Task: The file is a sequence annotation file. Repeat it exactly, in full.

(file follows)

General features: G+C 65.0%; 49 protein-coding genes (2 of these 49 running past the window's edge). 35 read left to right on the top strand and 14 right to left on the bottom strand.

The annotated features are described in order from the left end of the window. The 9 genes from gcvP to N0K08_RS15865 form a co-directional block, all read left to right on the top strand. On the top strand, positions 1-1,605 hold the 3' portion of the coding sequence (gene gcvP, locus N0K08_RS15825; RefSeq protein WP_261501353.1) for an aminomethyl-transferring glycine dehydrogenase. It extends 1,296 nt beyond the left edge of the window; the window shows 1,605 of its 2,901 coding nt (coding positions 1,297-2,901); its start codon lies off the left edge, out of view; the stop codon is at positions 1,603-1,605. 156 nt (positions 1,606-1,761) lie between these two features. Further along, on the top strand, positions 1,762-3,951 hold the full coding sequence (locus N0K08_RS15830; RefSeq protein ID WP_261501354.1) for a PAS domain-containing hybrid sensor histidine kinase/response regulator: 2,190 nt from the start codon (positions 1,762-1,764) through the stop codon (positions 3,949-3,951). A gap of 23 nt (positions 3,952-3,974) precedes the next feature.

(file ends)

General features: G+C 65.0%; 49 protein-coding genes (2 of these 49 running past the window's edge). 35 read left to right on the top strand and 14 right to left on the bottom strand.

The annotated features are described in order from the left end of the window. The 9 genes from gcvP to N0K08_RS15865 form a co-directional block, all read left to right on the top strand. On the top strand, positions 1-1,605 hold the 3' portion of the coding sequence (gene gcvP, locus N0K08_RS15825; RefSeq protein WP_261501353.1) for an aminomethyl-transferring glycine dehydrogenase. It extends 1,296 nt beyond the left edge of the window; the window shows 1,605 of its 2,901 coding nt (coding positions 1,297-2,901); its start codon lies off the left edge, out of view; the stop codon is at positions 1,603-1,605. 156 nt (positions 1,606-1,761) lie between these two features. Further along, on the top strand, positions 1,762-3,951 hold the full coding sequence (locus N0K08_RS15830; RefSeq protein ID WP_261501354.1) for a PAS domain-containing hybrid sensor histidine kinase/response regulator: 2,190 nt from the start codon (positions 1,762-1,764) through the stop codon (positions 3,949-3,951). A gap of 23 nt (positions 3,952-3,974) precedes the next feature.